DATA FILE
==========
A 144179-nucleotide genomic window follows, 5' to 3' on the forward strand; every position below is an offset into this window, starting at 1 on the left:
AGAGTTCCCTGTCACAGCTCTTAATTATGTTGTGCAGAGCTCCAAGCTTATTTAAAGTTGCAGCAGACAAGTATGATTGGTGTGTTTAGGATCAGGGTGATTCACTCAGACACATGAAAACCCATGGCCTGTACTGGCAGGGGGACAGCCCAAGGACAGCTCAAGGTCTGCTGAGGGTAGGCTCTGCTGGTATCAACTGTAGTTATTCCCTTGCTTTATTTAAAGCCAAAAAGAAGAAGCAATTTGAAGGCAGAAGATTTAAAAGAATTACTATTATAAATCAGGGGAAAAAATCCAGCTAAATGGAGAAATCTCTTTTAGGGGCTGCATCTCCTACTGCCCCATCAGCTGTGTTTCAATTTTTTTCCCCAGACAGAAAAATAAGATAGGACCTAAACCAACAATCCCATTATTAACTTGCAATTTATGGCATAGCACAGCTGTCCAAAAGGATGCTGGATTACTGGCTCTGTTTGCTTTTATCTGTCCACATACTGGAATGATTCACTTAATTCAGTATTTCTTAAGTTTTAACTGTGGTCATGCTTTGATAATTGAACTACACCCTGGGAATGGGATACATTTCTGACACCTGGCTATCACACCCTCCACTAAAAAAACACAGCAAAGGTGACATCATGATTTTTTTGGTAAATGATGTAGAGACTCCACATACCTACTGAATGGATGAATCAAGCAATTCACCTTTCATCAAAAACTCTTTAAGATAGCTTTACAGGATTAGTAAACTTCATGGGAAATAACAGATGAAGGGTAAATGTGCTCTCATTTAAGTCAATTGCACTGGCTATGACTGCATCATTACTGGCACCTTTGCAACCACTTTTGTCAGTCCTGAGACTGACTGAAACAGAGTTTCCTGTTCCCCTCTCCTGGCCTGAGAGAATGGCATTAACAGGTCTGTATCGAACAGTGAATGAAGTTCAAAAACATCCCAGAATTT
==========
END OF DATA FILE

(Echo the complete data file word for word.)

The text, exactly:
A 144179-nucleotide genomic window follows, 5' to 3' on the forward strand; every position below is an offset into this window, starting at 1 on the left:
AGAGTTCCCTGTCACAGCTCTTAATTATGTTGTGCAGAGCTCCAAGCTTATTTAAAGTTGCAGCAGACAAGTATGATTGGTGTGTTTAGGATCAGGGTGATTCACTCAGACACATGAAAACCCATGGCCTGTACTGGCAGGGGGACAGCCCAAGGACAGCTCAAGGTCTGCTGAGGGTAGGCTCTGCTGGTATCAACTGTAGTTATTCCCTTGCTTTATTTAAAGCCAAAAAGAAGAAGCAATTTGAAGGCAGAAGATTTAAAAGAATTACTATTATAAATCAGGGGAAAAAATCCAGCTAAATGGAGAAATCTCTTTTAGGGGCTGCATCTCCTACTGCCCCATCAGCTGTGTTTCAATTTTTTTCCCCAGACAGAAAAATAAGATAGGACCTAAACCAACAATCCCATTATTAACTTGCAATTTATGGCATAGCACAGCTGTCCAAAAGGATGCTGGATTACTGGCTCTGTTTGCTTTTATCTGTCCACATACTGGAATGATTCACTTAATTCAGTATTTCTTAAGTTTTAACTGTGGTCATGCTTTGATAATTGAACTACACCCTGGGAATGGGATACATTTCTGACACCTGGCTATCACACCCTCCACTAAAAAAACACAGCAAAGGTGACATCATGATTTTTTTGGTAAATGATGTAGAGACTCCACATACCTACTGAATGGATGAATCAAGCAATTCACCTTTCATCAAAAACTCTTTAAGATAGCTTTACAGGATTAGTAAACTTCATGGGAAATAACAGATGAAGGGTAAATGTGCTCTCATTTAAGTCAATTGCACTGGCTATGACTGCATCATTACTGGCACCTTTGCAACCACTTTTGTCAGTCCTGAGACTGACTGAAACAGAGTTTCCTGTTCCCCTCTCCTGGCCTGAGAGAATGGCATTAACAGGTCTGTATCGAACAGTGAATGAAGTTCAAAAACATCCCAGAATTT